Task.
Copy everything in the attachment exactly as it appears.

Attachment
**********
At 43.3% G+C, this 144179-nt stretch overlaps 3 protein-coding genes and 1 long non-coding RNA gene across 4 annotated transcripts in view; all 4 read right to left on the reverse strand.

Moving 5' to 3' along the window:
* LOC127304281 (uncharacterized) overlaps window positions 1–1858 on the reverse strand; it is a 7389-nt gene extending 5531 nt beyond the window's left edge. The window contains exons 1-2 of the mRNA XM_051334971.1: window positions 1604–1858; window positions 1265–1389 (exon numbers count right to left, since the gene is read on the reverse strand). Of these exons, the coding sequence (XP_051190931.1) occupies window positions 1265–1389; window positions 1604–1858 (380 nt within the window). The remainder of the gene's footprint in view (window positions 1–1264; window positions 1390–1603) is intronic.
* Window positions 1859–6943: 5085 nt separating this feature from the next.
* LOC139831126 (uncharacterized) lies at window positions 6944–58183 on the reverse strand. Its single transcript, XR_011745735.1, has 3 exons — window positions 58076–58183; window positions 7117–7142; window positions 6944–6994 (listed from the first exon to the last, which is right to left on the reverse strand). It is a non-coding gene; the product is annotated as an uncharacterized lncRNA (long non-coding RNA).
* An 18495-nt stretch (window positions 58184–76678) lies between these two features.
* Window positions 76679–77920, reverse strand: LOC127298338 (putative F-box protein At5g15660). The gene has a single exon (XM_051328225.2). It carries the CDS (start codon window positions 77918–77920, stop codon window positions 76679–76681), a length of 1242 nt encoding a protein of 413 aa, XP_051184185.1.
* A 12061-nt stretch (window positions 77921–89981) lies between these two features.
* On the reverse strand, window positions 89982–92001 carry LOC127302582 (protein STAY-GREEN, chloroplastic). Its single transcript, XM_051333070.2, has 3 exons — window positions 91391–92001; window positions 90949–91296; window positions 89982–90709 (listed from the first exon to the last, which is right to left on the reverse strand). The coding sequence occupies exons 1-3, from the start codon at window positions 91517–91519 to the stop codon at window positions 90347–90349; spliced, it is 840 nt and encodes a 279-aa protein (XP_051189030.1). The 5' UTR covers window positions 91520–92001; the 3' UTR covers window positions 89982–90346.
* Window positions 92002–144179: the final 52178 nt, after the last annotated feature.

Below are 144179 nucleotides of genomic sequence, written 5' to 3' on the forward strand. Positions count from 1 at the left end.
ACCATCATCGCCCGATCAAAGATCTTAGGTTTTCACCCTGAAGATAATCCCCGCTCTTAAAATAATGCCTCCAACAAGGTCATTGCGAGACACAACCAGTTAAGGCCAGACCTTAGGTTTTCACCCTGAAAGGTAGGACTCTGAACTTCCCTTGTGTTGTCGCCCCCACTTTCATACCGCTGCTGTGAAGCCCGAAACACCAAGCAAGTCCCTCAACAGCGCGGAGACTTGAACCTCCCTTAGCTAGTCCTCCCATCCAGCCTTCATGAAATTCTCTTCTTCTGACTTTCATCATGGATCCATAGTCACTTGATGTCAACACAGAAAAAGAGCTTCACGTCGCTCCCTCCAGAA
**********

At 43.3% G+C, this 144179-nt stretch overlaps 3 protein-coding genes and 1 long non-coding RNA gene across 4 annotated transcripts in view; all 4 read right to left on the reverse strand.

Moving 5' to 3' along the window:
* LOC127304281 (uncharacterized) overlaps window positions 1–1858 on the reverse strand; it is a 7389-nt gene extending 5531 nt beyond the window's left edge. The window contains exons 1-2 of the mRNA XM_051334971.1: window positions 1604–1858; window positions 1265–1389 (exon numbers count right to left, since the gene is read on the reverse strand). Of these exons, the coding sequence (XP_051190931.1) occupies window positions 1265–1389; window positions 1604–1858 (380 nt within the window). The remainder of the gene's footprint in view (window positions 1–1264; window positions 1390–1603) is intronic.
* Window positions 1859–6943: 5085 nt separating this feature from the next.
* LOC139831126 (uncharacterized) lies at window positions 6944–58183 on the reverse strand. Its single transcript, XR_011745735.1, has 3 exons — window positions 58076–58183; window positions 7117–7142; window positions 6944–6994 (listed from the first exon to the last, which is right to left on the reverse strand). It is a non-coding gene; the product is annotated as an uncharacterized lncRNA (long non-coding RNA).
* An 18495-nt stretch (window positions 58184–76678) lies between these two features.
* Window positions 76679–77920, reverse strand: LOC127298338 (putative F-box protein At5g15660). The gene has a single exon (XM_051328225.2). It carries the CDS (start codon window positions 77918–77920, stop codon window positions 76679–76681), a length of 1242 nt encoding a protein of 413 aa, XP_051184185.1.
* A 12061-nt stretch (window positions 77921–89981) lies between these two features.
* On the reverse strand, window positions 89982–92001 carry LOC127302582 (protein STAY-GREEN, chloroplastic). Its single transcript, XM_051333070.2, has 3 exons — window positions 91391–92001; window positions 90949–91296; window positions 89982–90709 (listed from the first exon to the last, which is right to left on the reverse strand). The coding sequence occupies exons 1-3, from the start codon at window positions 91517–91519 to the stop codon at window positions 90347–90349; spliced, it is 840 nt and encodes a 279-aa protein (XP_051189030.1). The 5' UTR covers window positions 91520–92001; the 3' UTR covers window positions 89982–90346.
* Window positions 92002–144179: the final 52178 nt, after the last annotated feature.

Below are 144179 nucleotides of genomic sequence, written 5' to 3' on the forward strand. Positions count from 1 at the left end.
ACCATCATCGCCCGATCAAAGATCTTAGGTTTTCACCCTGAAGATAATCCCCGCTCTTAAAATAATGCCTCCAACAAGGTCATTGCGAGACACAACCAGTTAAGGCCAGACCTTAGGTTTTCACCCTGAAAGGTAGGACTCTGAACTTCCCTTGTGTTGTCGCCCCCACTTTCATACCGCTGCTGTGAAGCCCGAAACACCAAGCAAGTCCCTCAACAGCGCGGAGACTTGAACCTCCCTTAGCTAGTCCTCCCATCCAGCCTTCATGAAATTCTCTTCTTCTGACTTTCATCATGGATCCATAGTCACTTGATGTCAACACAGAAAAAGAGCTTCACGTCGCTCCCTCCAGAA